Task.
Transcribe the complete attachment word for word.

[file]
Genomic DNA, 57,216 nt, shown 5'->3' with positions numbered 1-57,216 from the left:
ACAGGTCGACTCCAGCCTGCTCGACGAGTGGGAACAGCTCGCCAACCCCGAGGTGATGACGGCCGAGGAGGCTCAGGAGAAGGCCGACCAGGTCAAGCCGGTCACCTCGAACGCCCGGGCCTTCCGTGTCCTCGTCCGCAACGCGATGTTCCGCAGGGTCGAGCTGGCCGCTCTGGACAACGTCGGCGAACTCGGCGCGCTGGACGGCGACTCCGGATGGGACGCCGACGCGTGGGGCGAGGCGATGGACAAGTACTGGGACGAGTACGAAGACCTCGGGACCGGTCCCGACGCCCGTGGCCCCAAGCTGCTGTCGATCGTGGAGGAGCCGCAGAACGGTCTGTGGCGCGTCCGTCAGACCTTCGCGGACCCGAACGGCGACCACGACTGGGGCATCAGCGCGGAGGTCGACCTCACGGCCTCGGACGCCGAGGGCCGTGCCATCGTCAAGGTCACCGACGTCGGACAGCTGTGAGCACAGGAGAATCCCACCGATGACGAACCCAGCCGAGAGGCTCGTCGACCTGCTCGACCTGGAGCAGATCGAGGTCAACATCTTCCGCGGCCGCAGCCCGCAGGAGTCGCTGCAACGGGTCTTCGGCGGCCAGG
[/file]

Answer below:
Genomic DNA, 57,216 nt, shown 5'->3' with positions numbered 1-57,216 from the left:
ACAGGTCGACTCCAGCCTGCTCGACGAGTGGGAACAGCTCGCCAACCCCGAGGTGATGACGGCCGAGGAGGCTCAGGAGAAGGCCGACCAGGTCAAGCCGGTCACCTCGAACGCCCGGGCCTTCCGTGTCCTCGTCCGCAACGCGATGTTCCGCAGGGTCGAGCTGGCCGCTCTGGACAACGTCGGCGAACTCGGCGCGCTGGACGGCGACTCCGGATGGGACGCCGACGCGTGGGGCGAGGCGATGGACAAGTACTGGGACGAGTACGAAGACCTCGGGACCGGTCCCGACGCCCGTGGCCCCAAGCTGCTGTCGATCGTGGAGGAGCCGCAGAACGGTCTGTGGCGCGTCCGTCAGACCTTCGCGGACCCGAACGGCGACCACGACTGGGGCATCAGCGCGGAGGTCGACCTCACGGCCTCGGACGCCGAGGGCCGTGCCATCGTCAAGGTCACCGACGTCGGACAGCTGTGAGCACAGGAGAATCCCACCGATGACGAACCCAGCCGAGAGGCTCGTCGACCTGCTCGACCTGGAGCAGATCGAGGTCAACATCTTCCGCGGCCGCAGCCCGCAGGAGTCGCTGCAACGGGTCTTCGGCGGCCAGG